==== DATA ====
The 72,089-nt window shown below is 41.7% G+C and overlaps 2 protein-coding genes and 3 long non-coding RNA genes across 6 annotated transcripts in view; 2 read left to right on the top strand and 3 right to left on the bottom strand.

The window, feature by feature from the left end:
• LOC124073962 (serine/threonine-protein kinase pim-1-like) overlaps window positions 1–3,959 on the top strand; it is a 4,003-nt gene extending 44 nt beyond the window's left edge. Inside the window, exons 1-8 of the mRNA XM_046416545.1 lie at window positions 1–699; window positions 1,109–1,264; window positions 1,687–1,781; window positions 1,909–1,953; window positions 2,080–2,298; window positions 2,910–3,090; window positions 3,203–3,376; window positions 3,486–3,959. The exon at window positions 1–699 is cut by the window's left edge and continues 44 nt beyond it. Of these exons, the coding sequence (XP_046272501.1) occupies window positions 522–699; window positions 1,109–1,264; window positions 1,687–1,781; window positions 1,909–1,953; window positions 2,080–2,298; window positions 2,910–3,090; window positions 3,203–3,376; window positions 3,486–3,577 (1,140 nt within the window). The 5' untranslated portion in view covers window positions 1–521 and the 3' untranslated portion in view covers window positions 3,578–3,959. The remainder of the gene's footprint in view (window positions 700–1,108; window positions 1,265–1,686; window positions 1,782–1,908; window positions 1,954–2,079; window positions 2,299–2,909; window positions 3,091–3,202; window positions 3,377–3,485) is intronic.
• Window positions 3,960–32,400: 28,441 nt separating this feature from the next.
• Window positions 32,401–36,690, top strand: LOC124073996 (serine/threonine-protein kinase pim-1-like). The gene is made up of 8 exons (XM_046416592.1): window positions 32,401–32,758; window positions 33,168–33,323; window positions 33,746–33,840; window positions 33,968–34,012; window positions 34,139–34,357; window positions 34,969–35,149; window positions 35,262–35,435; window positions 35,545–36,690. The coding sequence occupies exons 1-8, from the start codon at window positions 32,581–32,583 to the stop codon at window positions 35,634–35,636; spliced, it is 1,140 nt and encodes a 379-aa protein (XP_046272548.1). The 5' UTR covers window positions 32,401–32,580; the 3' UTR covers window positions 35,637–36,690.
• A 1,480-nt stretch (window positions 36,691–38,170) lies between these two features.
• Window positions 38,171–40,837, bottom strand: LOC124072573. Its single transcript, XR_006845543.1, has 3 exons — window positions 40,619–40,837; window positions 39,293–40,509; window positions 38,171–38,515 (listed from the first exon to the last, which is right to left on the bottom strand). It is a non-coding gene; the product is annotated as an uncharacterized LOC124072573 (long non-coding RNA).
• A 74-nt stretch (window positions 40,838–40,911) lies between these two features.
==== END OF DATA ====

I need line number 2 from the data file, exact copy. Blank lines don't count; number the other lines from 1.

The window, feature by feature from the left end: